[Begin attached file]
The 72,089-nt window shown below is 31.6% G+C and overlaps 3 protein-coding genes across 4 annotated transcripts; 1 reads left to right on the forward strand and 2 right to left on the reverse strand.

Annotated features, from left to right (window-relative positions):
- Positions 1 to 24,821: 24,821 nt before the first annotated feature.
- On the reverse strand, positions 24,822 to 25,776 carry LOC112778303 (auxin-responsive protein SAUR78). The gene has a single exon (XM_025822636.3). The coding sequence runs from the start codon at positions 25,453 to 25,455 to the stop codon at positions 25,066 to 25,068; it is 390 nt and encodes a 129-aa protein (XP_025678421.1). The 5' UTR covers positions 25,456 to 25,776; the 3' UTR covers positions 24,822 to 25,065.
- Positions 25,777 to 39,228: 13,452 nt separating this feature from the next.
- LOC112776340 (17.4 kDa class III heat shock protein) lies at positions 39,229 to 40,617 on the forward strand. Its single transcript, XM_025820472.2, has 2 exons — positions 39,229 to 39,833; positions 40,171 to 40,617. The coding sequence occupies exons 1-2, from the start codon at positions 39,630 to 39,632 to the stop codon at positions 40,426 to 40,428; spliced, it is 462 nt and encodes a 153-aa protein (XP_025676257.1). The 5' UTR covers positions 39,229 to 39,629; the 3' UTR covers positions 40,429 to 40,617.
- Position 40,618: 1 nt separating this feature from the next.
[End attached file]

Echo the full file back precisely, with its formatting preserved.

The 72,089-nt window shown below is 31.6% G+C and overlaps 3 protein-coding genes across 4 annotated transcripts; 1 reads left to right on the forward strand and 2 right to left on the reverse strand.

Annotated features, from left to right (window-relative positions):
- Positions 1 to 24,821: 24,821 nt before the first annotated feature.
- On the reverse strand, positions 24,822 to 25,776 carry LOC112778303 (auxin-responsive protein SAUR78). The gene has a single exon (XM_025822636.3). The coding sequence runs from the start codon at positions 25,453 to 25,455 to the stop codon at positions 25,066 to 25,068; it is 390 nt and encodes a 129-aa protein (XP_025678421.1). The 5' UTR covers positions 25,456 to 25,776; the 3' UTR covers positions 24,822 to 25,065.
- Positions 25,777 to 39,228: 13,452 nt separating this feature from the next.
- LOC112776340 (17.4 kDa class III heat shock protein) lies at positions 39,229 to 40,617 on the forward strand. Its single transcript, XM_025820472.2, has 2 exons — positions 39,229 to 39,833; positions 40,171 to 40,617. The coding sequence occupies exons 1-2, from the start codon at positions 39,630 to 39,632 to the stop codon at positions 40,426 to 40,428; spliced, it is 462 nt and encodes a 153-aa protein (XP_025676257.1). The 5' UTR covers positions 39,229 to 39,629; the 3' UTR covers positions 40,429 to 40,617.
- Position 40,618: 1 nt separating this feature from the next.